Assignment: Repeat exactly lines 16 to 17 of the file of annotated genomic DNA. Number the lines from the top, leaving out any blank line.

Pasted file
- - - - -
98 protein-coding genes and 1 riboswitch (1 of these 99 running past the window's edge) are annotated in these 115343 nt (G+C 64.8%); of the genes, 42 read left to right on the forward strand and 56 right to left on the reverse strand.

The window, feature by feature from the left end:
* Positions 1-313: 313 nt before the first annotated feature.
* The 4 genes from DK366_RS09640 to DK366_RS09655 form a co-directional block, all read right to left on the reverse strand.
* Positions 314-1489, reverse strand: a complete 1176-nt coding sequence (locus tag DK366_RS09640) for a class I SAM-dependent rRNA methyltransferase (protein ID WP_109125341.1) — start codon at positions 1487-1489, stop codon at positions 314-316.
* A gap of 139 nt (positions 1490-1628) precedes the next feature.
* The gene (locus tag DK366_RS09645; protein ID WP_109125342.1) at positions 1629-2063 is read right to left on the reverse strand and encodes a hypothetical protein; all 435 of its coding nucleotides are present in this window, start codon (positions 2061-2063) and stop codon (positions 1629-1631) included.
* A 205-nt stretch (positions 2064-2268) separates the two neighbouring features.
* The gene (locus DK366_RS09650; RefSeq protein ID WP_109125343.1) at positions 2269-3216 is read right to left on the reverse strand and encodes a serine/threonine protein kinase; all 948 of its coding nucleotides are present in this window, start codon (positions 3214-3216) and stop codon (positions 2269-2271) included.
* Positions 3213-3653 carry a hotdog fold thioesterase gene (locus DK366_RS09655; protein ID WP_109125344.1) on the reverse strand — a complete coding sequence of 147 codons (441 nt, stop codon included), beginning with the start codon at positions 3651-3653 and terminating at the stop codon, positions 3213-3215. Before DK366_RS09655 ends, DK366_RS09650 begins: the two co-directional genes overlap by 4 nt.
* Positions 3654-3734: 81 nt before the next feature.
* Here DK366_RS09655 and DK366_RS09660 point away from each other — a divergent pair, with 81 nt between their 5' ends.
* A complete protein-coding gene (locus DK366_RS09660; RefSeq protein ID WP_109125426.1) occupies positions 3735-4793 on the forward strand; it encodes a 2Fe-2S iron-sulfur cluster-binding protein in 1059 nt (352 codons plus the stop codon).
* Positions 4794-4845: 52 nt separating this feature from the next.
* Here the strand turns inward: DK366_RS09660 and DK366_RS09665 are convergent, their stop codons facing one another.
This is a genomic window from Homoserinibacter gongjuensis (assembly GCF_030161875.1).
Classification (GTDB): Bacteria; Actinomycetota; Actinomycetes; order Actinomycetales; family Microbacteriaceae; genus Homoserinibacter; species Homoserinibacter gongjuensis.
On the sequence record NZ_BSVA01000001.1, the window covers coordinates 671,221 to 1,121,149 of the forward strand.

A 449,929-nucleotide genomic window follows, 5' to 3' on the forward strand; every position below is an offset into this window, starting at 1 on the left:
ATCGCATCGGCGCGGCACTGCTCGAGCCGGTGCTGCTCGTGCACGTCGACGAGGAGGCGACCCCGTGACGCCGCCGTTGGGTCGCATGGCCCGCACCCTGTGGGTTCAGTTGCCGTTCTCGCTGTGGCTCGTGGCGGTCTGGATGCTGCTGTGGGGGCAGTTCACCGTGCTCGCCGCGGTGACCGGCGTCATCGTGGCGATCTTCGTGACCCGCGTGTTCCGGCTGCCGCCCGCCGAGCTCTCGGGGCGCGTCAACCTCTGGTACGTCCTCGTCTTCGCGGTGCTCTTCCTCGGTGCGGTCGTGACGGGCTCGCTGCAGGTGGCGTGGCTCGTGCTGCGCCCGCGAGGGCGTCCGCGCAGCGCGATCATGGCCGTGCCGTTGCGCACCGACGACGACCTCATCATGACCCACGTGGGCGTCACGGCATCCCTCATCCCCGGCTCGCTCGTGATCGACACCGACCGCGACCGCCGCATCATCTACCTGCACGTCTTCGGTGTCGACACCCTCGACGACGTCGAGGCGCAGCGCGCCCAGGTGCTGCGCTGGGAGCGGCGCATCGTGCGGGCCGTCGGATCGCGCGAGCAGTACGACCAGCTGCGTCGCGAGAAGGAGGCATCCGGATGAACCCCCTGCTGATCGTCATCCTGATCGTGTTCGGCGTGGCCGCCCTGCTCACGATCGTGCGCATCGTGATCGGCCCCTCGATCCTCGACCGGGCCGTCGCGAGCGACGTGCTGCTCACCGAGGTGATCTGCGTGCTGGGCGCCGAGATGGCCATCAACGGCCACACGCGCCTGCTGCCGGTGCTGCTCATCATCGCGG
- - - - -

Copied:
This is a genomic window from Homoserinibacter gongjuensis (assembly GCF_030161875.1).
Classification (GTDB): Bacteria; Actinomycetota; Actinomycetes; order Actinomycetales; family Microbacteriaceae; genus Homoserinibacter; species Homoserinibacter gongjuensis.